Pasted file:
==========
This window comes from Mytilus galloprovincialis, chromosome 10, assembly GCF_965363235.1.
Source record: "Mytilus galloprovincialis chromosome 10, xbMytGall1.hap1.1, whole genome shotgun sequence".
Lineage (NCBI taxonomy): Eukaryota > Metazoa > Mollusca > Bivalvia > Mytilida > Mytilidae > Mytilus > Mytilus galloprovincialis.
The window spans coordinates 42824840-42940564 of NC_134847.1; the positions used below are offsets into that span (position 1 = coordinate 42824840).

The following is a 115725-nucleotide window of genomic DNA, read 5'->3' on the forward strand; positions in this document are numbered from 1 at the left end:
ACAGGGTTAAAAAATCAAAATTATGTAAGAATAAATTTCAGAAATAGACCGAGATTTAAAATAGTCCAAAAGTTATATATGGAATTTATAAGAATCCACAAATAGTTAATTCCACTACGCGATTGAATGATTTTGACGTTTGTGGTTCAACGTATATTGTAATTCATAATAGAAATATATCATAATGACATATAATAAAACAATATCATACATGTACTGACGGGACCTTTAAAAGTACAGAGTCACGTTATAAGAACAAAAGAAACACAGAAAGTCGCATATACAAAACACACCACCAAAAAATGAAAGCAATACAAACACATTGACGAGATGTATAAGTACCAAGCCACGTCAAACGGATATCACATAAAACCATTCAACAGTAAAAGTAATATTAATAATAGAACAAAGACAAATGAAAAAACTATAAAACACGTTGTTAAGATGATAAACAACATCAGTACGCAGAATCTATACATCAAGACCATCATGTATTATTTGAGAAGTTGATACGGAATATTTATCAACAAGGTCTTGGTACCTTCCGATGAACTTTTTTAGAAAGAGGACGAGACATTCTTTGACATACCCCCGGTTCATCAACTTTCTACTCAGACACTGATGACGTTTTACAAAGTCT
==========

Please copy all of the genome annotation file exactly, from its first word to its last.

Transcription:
This window comes from Mytilus galloprovincialis, chromosome 10, assembly GCF_965363235.1.
Source record: "Mytilus galloprovincialis chromosome 10, xbMytGall1.hap1.1, whole genome shotgun sequence".
Lineage (NCBI taxonomy): Eukaryota > Metazoa > Mollusca > Bivalvia > Mytilida > Mytilidae > Mytilus > Mytilus galloprovincialis.
The window spans coordinates 42824840-42940564 of NC_134847.1; the positions used below are offsets into that span (position 1 = coordinate 42824840).

The following is a 115725-nucleotide window of genomic DNA, read 5'->3' on the forward strand; positions in this document are numbered from 1 at the left end:
ACAGGGTTAAAAAATCAAAATTATGTAAGAATAAATTTCAGAAATAGACCGAGATTTAAAATAGTCCAAAAGTTATATATGGAATTTATAAGAATCCACAAATAGTTAATTCCACTACGCGATTGAATGATTTTGACGTTTGTGGTTCAACGTATATTGTAATTCATAATAGAAATATATCATAATGACATATAATAAAACAATATCATACATGTACTGACGGGACCTTTAAAAGTACAGAGTCACGTTATAAGAACAAAAGAAACACAGAAAGTCGCATATACAAAACACACCACCAAAAAATGAAAGCAATACAAACACATTGACGAGATGTATAAGTACCAAGCCACGTCAAACGGATATCACATAAAACCATTCAACAGTAAAAGTAATATTAATAATAGAACAAAGACAAATGAAAAAACTATAAAACACGTTGTTAAGATGATAAACAACATCAGTACGCAGAATCTATACATCAAGACCATCATGTATTATTTGAGAAGTTGATACGGAATATTTATCAACAAGGTCTTGGTACCTTCCGATGAACTTTTTTAGAAAGAGGACGAGACATTCTTTGACATACCCCCGGTTCATCAACTTTCTACTCAGACACTGATGACGTTTTACAAAGTCT